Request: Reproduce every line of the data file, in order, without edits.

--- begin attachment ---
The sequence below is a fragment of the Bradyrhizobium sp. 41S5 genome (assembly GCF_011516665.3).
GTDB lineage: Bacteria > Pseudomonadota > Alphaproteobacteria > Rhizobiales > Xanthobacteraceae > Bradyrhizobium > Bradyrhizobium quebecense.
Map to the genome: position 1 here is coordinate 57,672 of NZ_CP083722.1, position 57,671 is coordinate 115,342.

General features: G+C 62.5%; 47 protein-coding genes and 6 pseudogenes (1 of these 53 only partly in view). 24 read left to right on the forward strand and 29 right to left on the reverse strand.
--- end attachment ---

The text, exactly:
The sequence below is a fragment of the Bradyrhizobium sp. 41S5 genome (assembly GCF_011516665.3).
GTDB lineage: Bacteria > Pseudomonadota > Alphaproteobacteria > Rhizobiales > Xanthobacteraceae > Bradyrhizobium > Bradyrhizobium quebecense.
Map to the genome: position 1 here is coordinate 57,672 of NZ_CP083722.1, position 57,671 is coordinate 115,342.

General features: G+C 62.5%; 47 protein-coding genes and 6 pseudogenes (1 of these 53 only partly in view). 24 read left to right on the forward strand and 29 right to left on the reverse strand.